Fistula - caring for your fistula once you have started dialysis
What is a fistula?
A fistula is an enlarged vein (usually in the arm), created by joining an artery and vein together.
Connecting the artery to the vein creates much greater blood flow into the vein. As a result, the vein enlarges and strengthens, making inserting needles for haemodialysis treatments easier.
Why should I care for my fistula?
Fistulas are the best way to access your blood for haemodialysis. It is important to take care of your fistula to help prevent complications.
- Do not wear tight fitting clothing or wear a watch on your fistula arm.
- Do not carry plastic shopping bags or loads of firewood over your fistula arm.
- Use your non-fistula arm for blood samples, blood pressures or insertion of drips.
- Use gentle pressure to stop bleeding when the needle is removed.
- Always hold your needle sites with two or more fingers.
Ask your dialysis nurse to teach you how to “feel” the vibrating feeling called a ‘thrill” or hear the “whoosh whoosh” sound with a stethoscope.
Check your fistula once a day, every day.
- Wash your fistula arm well in the shower and pat dry.
- Moisturise your skin on your non dialysis days and use a non-alkaline soap such as Dove or Goat soap, to keep your skin in good condition.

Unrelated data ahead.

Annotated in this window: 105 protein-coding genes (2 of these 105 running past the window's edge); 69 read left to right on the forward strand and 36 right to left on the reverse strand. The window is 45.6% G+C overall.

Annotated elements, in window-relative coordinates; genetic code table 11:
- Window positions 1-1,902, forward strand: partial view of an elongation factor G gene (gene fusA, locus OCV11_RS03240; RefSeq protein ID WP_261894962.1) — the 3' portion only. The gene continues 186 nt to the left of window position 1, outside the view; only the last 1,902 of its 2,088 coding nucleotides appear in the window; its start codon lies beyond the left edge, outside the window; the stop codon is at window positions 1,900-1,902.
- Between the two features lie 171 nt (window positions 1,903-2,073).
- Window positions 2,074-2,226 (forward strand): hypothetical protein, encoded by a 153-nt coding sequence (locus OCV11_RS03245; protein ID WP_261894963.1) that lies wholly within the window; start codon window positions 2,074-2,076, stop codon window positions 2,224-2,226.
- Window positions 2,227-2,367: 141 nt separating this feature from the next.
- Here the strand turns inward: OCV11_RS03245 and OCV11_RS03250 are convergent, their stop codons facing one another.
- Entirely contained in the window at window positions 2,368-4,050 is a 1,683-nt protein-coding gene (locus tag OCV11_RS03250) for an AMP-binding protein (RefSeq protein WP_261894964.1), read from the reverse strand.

- Leave the band-aid dots on for at least eight hours after dialysis, but not longer than 18 hours.
- Do not scratch off the scab over the needle site, as this may cause a major bleed.
If you think your fistula is infected, you should see either the renal nursing staff or a doctor in the Emergency Department of the hospital on that day.
Signs of infection include:
- pain/swelling at your needle sites; or
- feeling unwell or you have shivers and shakes.
Infection can occur at the needle site or in the bloodstream.
If bleeding occurs at home, apply pressure with a clean cloth.
Bleeding usually settles. However, if bleeding is excessive, spurts, or continues beyond 15 minutes, call an ambulance.
If the bleeding settles quickly, continue applying pressure for an additional five minutes before applying a dot band-aid.
At your next dialysis session tell your renal nurse that the bleeding occurred, so we can work out the cause of this bleeding.
What if a black area appears on my fistula?
This is not common. However, if it does occur come to the hospital as soon as possible.
It is important to find out if there is any infection present or any risk of bleeding.
If you are unable to feel or hear your fistula, it is very important that you see staff so that they can do a thorough check.
Go to the Emergency Department at the Royal Hobart Hospital.
Advising staff straight away may mean that the blood flow in the fistula can be restored.
Rotating needle sites and inserting needles in as much of the vein as possible will help to keep the vein wall strong, so your fistula should last longer.
You can help your renal nurse by pointing to where the needles were placed at your last dialysis session.